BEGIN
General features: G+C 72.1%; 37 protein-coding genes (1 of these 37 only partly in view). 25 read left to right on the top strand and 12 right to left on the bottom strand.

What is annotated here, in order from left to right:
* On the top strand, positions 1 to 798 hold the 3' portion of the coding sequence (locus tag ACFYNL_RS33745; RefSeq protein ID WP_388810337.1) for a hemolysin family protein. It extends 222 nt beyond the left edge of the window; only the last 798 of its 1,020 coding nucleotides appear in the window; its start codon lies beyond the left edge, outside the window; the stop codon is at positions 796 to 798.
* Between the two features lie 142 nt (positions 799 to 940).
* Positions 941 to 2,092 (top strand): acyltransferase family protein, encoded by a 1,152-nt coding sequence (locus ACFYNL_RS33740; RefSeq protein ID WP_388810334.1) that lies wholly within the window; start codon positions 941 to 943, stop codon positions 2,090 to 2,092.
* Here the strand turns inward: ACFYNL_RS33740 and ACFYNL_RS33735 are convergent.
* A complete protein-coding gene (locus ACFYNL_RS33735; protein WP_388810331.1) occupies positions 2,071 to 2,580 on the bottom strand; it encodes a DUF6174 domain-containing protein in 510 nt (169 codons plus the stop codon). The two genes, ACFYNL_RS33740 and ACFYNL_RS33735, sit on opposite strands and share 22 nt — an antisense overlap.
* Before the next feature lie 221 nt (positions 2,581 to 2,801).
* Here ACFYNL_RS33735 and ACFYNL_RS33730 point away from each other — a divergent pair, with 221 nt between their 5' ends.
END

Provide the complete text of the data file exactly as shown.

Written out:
General features: G+C 72.1%; 37 protein-coding genes (1 of these 37 only partly in view). 25 read left to right on the top strand and 12 right to left on the bottom strand.

What is annotated here, in order from left to right:
* On the top strand, positions 1 to 798 hold the 3' portion of the coding sequence (locus tag ACFYNL_RS33745; RefSeq protein ID WP_388810337.1) for a hemolysin family protein. It extends 222 nt beyond the left edge of the window; only the last 798 of its 1,020 coding nucleotides appear in the window; its start codon lies beyond the left edge, outside the window; the stop codon is at positions 796 to 798.
* Between the two features lie 142 nt (positions 799 to 940).
* Positions 941 to 2,092 (top strand): acyltransferase family protein, encoded by a 1,152-nt coding sequence (locus ACFYNL_RS33740; RefSeq protein ID WP_388810334.1) that lies wholly within the window; start codon positions 941 to 943, stop codon positions 2,090 to 2,092.
* Here the strand turns inward: ACFYNL_RS33740 and ACFYNL_RS33735 are convergent.
* A complete protein-coding gene (locus ACFYNL_RS33735; protein WP_388810331.1) occupies positions 2,071 to 2,580 on the bottom strand; it encodes a DUF6174 domain-containing protein in 510 nt (169 codons plus the stop codon). The two genes, ACFYNL_RS33740 and ACFYNL_RS33735, sit on opposite strands and share 22 nt — an antisense overlap.
* Before the next feature lie 221 nt (positions 2,581 to 2,801).
* Here ACFYNL_RS33735 and ACFYNL_RS33730 point away from each other — a divergent pair, with 221 nt between their 5' ends.